Updated: August 21, 2016 8:28:43 am
Troops involved in an operation targeting an NSCN (Khaplang) military camp crossed several hundred metres into Myanmar territory, highly placed government sources told The Sunday Express. The troops, sources said, crossed the international border near border pillar 151, near the village of Chen Moho, spending several hours inside Myanmar before fire contact was made with the insurgents at around 3:30 am on Friday.
Executed by the Army’s 12 Para, the raid is the first cross-border strike to have become public since last June, when the NSCN(K) was targeted after a strike in Manipur that killed 18 soldiers. That raid had provoked international furore, with some claiming it signalled the coming of a new Indian doctrine of hot pursuit.
“The raid was part of many operations intended to maintain pressure on the NSCN(K),” a senior home ministry official said. “These operations have been ongoing, and will continue.”
On Friday, Indian Army officials had denied that troops crossed the India-Myanmar border. Though Indian forces are reported to have staged operations across the densely-forested Myanmar border for decades to target insurgents, these have rarely become public, in deference to Yangon’s sovereignty concerns.
“Myanmar is understanding of India’s concerns,” said a diplomat familiar with New Delhi-Yangon negotiations on border security, “but it also can’t publicly accept that it allows Indian operations across the border. There was a great deal of discomfort after some in the government went public last year, and it took great effort to calm things down.”
Nagaland Police officials led by Mon district’s SP, Yangba Konyak, were rushed to Chen Moho village soon after the firing began on Friday, government sources told The Sunday Express, in response to fears that civilians living on the Indian side of the border may have been killed or injured.
New Delhi-based officials familiar with Friday’s events said a 12 Para unit moved through the jungles towards an NSCN(K) camp near the village of Throilu, but its movement was detected by guards posted in the forest by the insurgents. Firing continued until about 6 am, the officials said.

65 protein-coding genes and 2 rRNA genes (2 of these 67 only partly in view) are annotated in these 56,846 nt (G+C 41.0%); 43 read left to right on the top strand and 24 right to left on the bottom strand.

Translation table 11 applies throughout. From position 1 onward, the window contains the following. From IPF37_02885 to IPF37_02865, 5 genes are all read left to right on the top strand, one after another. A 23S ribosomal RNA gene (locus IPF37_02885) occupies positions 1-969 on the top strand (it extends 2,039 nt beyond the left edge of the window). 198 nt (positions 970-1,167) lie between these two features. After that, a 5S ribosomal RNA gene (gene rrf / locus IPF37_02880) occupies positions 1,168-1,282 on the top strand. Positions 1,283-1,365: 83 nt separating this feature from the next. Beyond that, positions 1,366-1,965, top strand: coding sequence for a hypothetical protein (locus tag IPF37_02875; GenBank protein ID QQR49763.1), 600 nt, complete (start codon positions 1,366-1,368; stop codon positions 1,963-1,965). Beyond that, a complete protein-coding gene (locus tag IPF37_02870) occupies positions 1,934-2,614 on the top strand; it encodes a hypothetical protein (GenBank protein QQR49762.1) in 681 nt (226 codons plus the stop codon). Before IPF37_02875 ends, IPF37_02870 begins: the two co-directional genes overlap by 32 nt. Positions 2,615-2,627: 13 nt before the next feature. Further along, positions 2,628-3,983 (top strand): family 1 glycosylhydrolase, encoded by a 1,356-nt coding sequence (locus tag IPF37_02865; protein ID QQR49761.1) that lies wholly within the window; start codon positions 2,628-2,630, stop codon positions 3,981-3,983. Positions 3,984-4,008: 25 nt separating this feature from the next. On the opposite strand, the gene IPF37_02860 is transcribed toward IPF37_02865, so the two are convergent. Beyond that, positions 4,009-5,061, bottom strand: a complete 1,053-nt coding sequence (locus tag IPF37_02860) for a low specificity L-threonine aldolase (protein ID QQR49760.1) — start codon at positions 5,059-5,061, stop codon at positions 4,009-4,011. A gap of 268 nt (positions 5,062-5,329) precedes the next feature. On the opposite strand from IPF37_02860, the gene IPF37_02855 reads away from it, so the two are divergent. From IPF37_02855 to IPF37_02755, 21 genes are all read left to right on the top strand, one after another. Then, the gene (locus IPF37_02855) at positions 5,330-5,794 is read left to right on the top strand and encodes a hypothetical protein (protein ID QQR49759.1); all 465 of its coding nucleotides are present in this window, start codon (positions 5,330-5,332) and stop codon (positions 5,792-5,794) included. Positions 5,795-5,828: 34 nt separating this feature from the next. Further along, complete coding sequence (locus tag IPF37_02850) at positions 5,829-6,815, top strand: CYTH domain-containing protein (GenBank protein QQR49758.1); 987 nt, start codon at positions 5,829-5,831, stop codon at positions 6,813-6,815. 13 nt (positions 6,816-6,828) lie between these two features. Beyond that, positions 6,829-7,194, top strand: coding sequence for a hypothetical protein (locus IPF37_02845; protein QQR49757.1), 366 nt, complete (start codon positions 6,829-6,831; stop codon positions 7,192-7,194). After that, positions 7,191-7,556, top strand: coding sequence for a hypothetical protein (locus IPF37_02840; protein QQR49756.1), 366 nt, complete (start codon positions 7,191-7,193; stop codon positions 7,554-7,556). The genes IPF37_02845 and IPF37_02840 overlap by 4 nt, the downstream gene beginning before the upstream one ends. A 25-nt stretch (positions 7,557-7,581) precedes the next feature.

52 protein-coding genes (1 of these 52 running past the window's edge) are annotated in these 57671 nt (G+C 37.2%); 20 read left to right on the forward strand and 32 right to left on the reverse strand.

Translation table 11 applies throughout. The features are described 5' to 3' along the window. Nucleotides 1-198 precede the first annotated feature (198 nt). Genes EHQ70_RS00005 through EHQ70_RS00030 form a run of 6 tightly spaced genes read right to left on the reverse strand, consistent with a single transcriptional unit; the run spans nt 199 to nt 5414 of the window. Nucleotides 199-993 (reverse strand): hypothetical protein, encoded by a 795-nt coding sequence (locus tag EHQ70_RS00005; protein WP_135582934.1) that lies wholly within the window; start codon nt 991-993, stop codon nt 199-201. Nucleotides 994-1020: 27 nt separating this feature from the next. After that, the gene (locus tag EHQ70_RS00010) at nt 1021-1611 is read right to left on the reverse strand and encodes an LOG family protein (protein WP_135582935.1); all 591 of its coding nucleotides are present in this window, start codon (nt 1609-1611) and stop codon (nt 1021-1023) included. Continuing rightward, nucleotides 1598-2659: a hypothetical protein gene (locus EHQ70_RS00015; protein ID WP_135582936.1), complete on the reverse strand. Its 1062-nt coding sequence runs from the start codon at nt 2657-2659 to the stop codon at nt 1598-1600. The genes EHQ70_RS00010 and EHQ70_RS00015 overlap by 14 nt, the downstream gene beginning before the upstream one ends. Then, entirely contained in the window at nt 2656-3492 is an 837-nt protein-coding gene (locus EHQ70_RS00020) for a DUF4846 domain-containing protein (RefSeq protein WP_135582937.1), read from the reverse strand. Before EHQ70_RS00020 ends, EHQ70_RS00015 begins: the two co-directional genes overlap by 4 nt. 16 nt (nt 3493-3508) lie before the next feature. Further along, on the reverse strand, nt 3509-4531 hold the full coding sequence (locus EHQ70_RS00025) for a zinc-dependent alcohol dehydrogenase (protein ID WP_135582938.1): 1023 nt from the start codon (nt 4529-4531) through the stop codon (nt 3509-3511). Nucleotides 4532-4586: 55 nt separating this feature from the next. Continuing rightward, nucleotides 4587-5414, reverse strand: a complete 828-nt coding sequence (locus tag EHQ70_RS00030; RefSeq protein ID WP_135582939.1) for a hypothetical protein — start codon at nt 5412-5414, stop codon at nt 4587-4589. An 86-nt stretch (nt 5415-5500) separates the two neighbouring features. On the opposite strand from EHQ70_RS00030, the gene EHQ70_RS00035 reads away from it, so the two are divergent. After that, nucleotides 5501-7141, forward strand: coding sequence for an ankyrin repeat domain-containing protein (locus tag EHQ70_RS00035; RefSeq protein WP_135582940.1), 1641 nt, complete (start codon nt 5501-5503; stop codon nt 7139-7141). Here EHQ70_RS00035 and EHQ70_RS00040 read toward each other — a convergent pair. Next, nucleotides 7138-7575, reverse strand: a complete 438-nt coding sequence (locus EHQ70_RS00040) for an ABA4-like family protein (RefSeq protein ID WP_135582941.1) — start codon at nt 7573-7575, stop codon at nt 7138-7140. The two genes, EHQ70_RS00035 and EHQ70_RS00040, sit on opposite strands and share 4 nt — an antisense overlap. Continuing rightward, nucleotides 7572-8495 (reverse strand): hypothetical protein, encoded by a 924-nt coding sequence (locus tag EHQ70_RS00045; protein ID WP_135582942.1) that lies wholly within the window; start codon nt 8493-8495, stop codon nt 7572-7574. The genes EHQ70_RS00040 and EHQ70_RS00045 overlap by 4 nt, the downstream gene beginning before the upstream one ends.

Local police confirmed the account, adding that no combatant or civilian fatalities had been reported on either side of the border. In a statement to the media, the NSCN(K) claimed that it had killed “five to six Indian commandos”, a claim dismissed by the Army.
The action against the NSCN(K) last year had also registered limited success, with Indian troops claiming the lives of just seven insurgents — members of the ethnic Meitei 253 Mobile Battalion of the People’s Liberation Army of Manipur, which extorted money from traders and drug traffickers under NSCN(K) patronage.
Niki Sumi, the NSCN(K) military commander responsible for the June 4 ambush last year, had left his camp with 40 personnel before the Army raided it.
“It is extremely difficult to get success in jungle warfare,” said a military official familiar with operations across the border in Nagaland. “Insurgent camps are often located around villages and include civilian populations, so operations have to be conducted with great care”.
Konyak Naga-dominated Chen Moho is the site of a joint Indian-Myanmar road running via Throilu to Nyanching, built jointly by India and Myanmar to facilitate trade and communication between members of the tribe, who live on both sides of the border.
The NSCN(K)’s leadership and cadre are also drawn largely from the Konyak tribe, unlike its larger rival, the NSCN(IM), which is now engaged in peace talks with the Indian government.
Last summer, following the ambush, the Eastern Konyak Union, a tribal group, protested against both the Assam Rifles and Naga insurgents, saying their conflict had led to the road being snapped. The Army, it added, had “even imposed restrictions on the innocent public from buying or exchanging goods and basic necessities”.
“The affected villagers are living in miserable condition,” the Eastern Konyak Union said, appealing for protection against “intolerable circumstances in our daily life.”
Fighting in the area has intensified since last summer, intelligence sources said, as a consequence of more intense Myanmar military pressure against the NSCN(K), although the insurgent group is a party to peace talks with that country’s own tribal insurgents.
In recent months, local newspapers have carried reports of the burning down of homes and granaries, often by criminalised local insurgent groups, but also sometimes by military units.
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